Baghdad bomb blasts targeting public places kill 12 people

Multiple bombs in public places have killed 12 people in Baghdad on Saturday, said Iraqi authorities. Meanwhile, Abdel Baqi al-Sadun, an aide to Saddam Hussein, was also arrested, though authorities didn't say why. 

Karim Kadim/AP
Iraqi Prime Minister Haider al-Abadi announces the arrest of Abdel Baqi al-Sadun, a senior official in the disbanded Baath Party, during a press conference in Baghdad, Iraq, Saturday, June 27, 2015. A series of attacks targeting public places killed 12 people in Baghdad on Saturday, said Iraqi authorities, as the prime minister announced the arrest of an aide to Saddam Hussein.

A series of attacks targeting public places killed 12 people in Baghdad on Saturday, said Iraqi authorities, as the prime minister announced the arrest of an aide to Saddam Hussein.

Police officials say a car bomb went off about noon Saturday near shops selling car parts in southeastern Baghdad, killing five people and wounding 13 others.

Another bomb blast at an outdoor market killed three shoppers and wounded eight in the city's eastern suburbs. Also, police said a bomb exploded near a row of shops in the capital's western neighborhood of Baiyaa, killing two and wounding 10.

Later on, a bomb blast near a vegetable and fruit wholesale market in southern Baghdad killed two people and wounded three others.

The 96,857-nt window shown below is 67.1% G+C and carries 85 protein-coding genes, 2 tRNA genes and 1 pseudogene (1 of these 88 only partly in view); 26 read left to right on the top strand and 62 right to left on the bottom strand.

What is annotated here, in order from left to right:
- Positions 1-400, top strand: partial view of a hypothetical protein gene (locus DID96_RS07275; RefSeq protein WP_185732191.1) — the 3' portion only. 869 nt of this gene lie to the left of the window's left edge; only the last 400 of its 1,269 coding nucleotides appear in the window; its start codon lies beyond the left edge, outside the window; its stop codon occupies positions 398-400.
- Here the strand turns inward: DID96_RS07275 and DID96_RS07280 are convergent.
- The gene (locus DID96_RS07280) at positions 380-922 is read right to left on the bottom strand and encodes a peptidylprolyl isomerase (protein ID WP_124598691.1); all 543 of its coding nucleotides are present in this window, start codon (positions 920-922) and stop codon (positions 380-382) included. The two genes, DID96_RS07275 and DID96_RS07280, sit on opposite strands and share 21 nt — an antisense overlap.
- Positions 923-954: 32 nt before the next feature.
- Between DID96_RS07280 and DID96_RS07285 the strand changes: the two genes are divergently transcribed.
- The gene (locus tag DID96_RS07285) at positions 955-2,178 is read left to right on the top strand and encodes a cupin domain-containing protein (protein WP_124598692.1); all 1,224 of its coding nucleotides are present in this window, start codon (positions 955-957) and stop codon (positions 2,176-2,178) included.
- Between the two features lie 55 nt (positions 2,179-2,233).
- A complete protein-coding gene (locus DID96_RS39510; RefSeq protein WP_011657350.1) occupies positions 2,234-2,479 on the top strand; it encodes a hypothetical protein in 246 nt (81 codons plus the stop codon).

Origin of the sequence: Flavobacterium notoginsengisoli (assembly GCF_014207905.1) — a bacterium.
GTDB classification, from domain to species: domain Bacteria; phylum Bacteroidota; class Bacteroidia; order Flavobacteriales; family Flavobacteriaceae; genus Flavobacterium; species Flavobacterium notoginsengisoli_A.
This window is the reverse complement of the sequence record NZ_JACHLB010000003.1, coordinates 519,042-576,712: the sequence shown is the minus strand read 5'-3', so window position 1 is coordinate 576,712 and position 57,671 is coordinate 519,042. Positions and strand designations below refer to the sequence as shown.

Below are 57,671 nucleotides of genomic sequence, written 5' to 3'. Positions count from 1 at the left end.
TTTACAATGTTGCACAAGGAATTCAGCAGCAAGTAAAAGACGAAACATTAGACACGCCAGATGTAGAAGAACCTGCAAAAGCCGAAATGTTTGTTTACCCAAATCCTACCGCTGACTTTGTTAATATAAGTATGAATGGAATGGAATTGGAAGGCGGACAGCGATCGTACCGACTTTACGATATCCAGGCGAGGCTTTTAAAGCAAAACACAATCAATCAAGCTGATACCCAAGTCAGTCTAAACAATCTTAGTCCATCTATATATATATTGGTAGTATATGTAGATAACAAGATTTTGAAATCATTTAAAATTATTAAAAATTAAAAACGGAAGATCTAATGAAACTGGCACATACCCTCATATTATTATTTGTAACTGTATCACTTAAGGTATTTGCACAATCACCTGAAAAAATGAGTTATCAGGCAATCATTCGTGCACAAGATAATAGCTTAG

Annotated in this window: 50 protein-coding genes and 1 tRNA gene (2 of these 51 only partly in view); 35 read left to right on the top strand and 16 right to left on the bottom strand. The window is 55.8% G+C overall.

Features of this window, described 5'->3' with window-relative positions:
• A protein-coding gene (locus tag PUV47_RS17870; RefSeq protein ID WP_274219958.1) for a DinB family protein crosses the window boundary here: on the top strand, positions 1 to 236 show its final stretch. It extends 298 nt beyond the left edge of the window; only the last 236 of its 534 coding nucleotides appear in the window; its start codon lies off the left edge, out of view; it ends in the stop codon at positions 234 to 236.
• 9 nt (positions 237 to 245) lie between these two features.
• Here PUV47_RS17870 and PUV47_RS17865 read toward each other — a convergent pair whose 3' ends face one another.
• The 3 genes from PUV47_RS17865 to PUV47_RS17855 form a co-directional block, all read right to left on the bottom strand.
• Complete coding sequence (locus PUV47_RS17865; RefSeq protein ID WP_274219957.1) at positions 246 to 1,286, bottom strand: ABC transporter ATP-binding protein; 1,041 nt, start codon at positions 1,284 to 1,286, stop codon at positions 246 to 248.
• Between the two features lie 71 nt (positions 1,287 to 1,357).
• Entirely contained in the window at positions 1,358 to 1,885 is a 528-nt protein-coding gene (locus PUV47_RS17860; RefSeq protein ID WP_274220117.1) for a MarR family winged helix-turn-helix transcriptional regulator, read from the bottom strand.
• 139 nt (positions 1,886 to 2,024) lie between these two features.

Medical officials confirmed the casualty figures. All officials spoke on condition of anonymity because they were not authorized to talk to the media.

No group immediately claimed responsibility for the attacks. Iraq sees near-daily attacks that are claimed by the Islamic State group.

Meanwhile, Iraq's Prime Minister Haider al-Abadi announced Saturday that security forces arrested Abdel Baqi al-Sadun, a senior official in the disbanded Baath Party.

Al-Sadun has been at large since the fall of Saddam Hussein's regime following the U.S.-led invasion in 2003. During the Hussein era, he was in charge of Baath party formations in southern Iraq and he is wanted for his role in repressing of the Shiite uprising in 1991.

"I have the pleasure to announce the good news that our security forces were able to arrest the wanted Abdel Baqi al-Sadun. The operation was purely an Iraqi one," said al-Abadi in a speech aired on state television.

Al-Sadun was part of the U.S. military deck of cards containing images of the 55 Saddam regime figures the U.S. military was particularly interested in capturing.

Al-Abadi provided no details on the arrest, except that al-Sadun was captured on Thursday

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